1 Corinthians 1:26–27 (ESV)
26 For consider your calling, brothers: not many of you were wise according to worldly standards, not many were powerful, not many were of noble birth. 27 But God chose what is foolish in the world to shame the wise; God chose what is weak in the world to shame the strong;
Paul begins his letter with a public acknowledgment that the primary mover and shaker behind this missional movement is God.
- Paul is the one who planted the Corinthian church.
- He is the one who first shared the good news of Jesus with them.
- He is the one who labored long and hard for a year and a half in a difficult city preaching the gospel.
- He is an apostle - an official representative of the resurrected Jesus, sent to speak authoritatively on Jesus’ behalf to a lost and dying world.
BUT…, it was only through the effectual, active, powerful, call of God’s divine will.
God had a plan That God acccomplished through his Call in Paul’s life.
In a moment where Paul hated Jesus, and was doing everything in his power to deny Jesus…
God effectively and with transforming power called him..
not only to salvation, but to a life of kingdom expanding service.
Paul, “called by the will of God to be an apostle of Christ Jesus” is a miracle Sentence.
it tells us something from the outset.
Paul begins with this acknowledgment To defer glory to its rightful place.
God is due all the glory for Paul’s life and ministry among the Corinthians.
But Paul also begins with this acknowledgment as a way of encouraging the Corinthians, who certainly were called out of some dark sin.
Paul’s sinful past set him up perfectly to fulfill his ministry not just in general, but in Corinth.
Having looked at the author, now lets look at the recipients.
1 Corinthians 1:2 (ESV)
To the church of God that is in Corinth
The word Corinth might not strike us like it would have struck readers of the ancient world.
Corinth had a reputation.
Not a reputation of virtue, but a reputation for its vices.
Let me try to paint the picture for you through the words of several different commentators on the city of Corinth.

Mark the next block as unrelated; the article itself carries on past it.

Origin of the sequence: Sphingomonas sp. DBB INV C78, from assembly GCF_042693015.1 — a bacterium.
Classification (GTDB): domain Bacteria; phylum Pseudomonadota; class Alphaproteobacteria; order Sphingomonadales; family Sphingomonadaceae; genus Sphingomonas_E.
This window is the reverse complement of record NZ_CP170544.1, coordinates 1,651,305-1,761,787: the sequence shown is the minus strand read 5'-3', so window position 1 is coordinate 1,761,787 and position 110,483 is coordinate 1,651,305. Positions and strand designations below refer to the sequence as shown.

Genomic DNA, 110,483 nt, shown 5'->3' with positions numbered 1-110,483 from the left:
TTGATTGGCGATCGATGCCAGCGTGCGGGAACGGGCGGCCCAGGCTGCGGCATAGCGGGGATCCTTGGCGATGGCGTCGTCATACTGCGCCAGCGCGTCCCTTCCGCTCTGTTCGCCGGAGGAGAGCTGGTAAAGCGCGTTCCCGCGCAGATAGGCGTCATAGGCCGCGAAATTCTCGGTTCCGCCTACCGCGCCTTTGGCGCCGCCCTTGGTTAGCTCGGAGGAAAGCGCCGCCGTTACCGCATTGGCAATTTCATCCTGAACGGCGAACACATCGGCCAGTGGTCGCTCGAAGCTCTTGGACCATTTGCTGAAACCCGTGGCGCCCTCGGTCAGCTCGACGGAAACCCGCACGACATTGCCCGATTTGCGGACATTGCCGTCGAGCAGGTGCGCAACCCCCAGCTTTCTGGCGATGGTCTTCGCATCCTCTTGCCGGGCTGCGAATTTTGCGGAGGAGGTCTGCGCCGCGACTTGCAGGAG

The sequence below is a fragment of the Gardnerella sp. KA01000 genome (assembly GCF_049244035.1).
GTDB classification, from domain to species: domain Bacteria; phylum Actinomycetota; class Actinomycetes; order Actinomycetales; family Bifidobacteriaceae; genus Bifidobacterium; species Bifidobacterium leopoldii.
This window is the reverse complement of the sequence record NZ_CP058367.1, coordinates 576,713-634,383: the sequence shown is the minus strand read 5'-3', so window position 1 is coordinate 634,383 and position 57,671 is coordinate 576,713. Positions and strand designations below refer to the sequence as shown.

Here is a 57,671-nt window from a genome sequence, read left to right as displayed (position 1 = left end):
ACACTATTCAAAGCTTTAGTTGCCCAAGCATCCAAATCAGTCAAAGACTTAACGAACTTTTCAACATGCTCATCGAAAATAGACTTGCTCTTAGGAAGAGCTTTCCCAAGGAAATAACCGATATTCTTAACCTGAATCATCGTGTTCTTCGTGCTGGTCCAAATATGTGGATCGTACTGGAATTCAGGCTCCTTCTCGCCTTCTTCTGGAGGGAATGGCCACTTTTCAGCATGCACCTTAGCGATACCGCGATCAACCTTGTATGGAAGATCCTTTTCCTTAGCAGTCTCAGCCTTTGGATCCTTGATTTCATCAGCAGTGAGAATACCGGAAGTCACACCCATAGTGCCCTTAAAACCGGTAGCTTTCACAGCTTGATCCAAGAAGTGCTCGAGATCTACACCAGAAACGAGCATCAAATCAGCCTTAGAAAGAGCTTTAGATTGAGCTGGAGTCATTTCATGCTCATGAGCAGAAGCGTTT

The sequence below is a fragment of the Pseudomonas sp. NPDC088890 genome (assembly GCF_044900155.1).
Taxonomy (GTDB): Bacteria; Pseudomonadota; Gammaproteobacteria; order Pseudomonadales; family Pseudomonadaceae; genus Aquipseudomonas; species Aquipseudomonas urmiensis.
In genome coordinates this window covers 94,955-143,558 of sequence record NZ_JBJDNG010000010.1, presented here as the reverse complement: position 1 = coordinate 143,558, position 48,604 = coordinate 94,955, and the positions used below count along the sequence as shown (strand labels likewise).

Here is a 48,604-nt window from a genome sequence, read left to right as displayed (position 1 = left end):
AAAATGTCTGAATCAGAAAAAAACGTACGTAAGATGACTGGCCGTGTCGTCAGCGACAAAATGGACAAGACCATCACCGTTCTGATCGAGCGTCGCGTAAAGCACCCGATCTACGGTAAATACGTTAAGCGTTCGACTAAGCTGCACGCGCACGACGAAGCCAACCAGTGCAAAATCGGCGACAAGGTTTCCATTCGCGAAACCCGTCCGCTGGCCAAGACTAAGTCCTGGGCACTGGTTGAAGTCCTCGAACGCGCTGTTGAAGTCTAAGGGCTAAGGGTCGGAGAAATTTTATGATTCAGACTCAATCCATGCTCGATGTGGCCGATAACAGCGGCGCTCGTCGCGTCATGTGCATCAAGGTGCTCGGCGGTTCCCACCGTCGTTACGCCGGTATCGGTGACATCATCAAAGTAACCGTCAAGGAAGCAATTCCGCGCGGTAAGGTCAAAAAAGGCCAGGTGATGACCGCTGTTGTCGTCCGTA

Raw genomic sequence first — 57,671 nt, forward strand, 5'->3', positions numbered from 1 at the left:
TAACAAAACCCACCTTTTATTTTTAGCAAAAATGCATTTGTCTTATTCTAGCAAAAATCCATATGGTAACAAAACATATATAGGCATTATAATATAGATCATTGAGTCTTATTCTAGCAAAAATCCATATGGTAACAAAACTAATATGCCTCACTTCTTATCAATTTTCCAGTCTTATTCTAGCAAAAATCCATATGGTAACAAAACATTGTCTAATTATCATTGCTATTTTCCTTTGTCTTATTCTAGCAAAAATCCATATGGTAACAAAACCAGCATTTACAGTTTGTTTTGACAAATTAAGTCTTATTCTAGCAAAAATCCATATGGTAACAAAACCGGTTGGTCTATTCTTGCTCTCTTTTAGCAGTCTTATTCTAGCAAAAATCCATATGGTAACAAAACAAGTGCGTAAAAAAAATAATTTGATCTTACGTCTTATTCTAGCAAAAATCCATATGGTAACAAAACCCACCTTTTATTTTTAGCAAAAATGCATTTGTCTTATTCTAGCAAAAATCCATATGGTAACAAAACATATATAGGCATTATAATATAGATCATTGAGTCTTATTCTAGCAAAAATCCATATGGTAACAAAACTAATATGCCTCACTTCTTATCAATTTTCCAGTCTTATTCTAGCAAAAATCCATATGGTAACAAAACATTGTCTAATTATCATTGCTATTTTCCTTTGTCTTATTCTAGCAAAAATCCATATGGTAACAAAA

Corinth Was Known for Wealth
Commentator Craig Blomberg says this.
In Paul’s day, it was probably the wealthiest city in Greece and a major, multicultural urban center. Every two years Corinth played host in its massive stadium to the Isthmian games, a competition which was second only to the Olympics in prominence. A large theater seating eighteen thousand and a concert hall which could hold three thousand regularly brought drama and musical entertainment of many forms. (Craig Blomberg , The NIV Application Commentary, 19)
Corinth Was Known for their Arrogance and Divisiveness
Ben Witherington writes this,
Corinth was a city where public boasting and self-promotion had become an art form. The Corinthian people thus lived within an honor/shame cultural orientation, where public recognition was often more important than facts and where the worst thing that could happen was one’s reputation to be publicly tarnished. In such a culture a person’s sense of worth is based on recognition by others, of one’s accomplishments, hence the self-promoting public inscriptions.
(Ben Witherington, Conflict & Community in Corinth, 8)
In 80 BC Plutarch wrote about the social climate of divisiveness in Corinth, and honestly it sounds like he is writing about social media today.
Most of all we must consider whether the spirit of contention and quarreling over debatable questions has been put down, and whether we have ceased to equip ourselves with arguments, as with boxing gloves or brass knuckles, with which to contend against one another, and to take more delight in scoring a hit or knockout than in learning and imparting something. For reasonableness and mildness in such matters and the ability to join in discussions without wrangling, to close them without anger, and to avoid a sort of arrogance over success in argument and exasperation over defeat are the marks of a person who is making adequate progress. - Plutarch 80 BC
Corinth Was Known for its Sexualized Idolatry
Gordon Fee writes,
As often happens in such centers, vice and religion flourished side by side. Old Corinth had gained such a reputation for sexual vice that Aristophanes coined the verb korinthiazo to mean commit fornication. (Gordon Fee, The New International Commentary on the New Testament, 2).
So in the ancient world corinth had become a slang word for sexual immorality.
That would be like someone saying, yeah I went got New Orleaned last night, and everyone knowing what you meant. Not far from reality.
High on the hill in Corinth was a temple where cult prostitutes would reside and come down into the city for sexual worship of false gods.
Gordon Fee summarizes the urban feel of Corinth in this way.
“All of this evidence together suggests that Paul’s Corinth was at once the New York, Los Angeles, and Las Vegas of the ancient world.” (Gordon Fee, 3).
thats the city, Paul walked into in Acts chapter 18.
At first it was a hard ministry if not a seemingly impossible ministry.
Acts 18:5–6 ESV
When Silas and Timothy arrived from Macedonia, Paul was occupied with the word, testifying to the Jews that the Christ was Jesus. And when they opposed and reviled him, he shook out his garments and said to them, “Your blood be on your own heads! I am innocent. From now on I will go to the Gentiles.”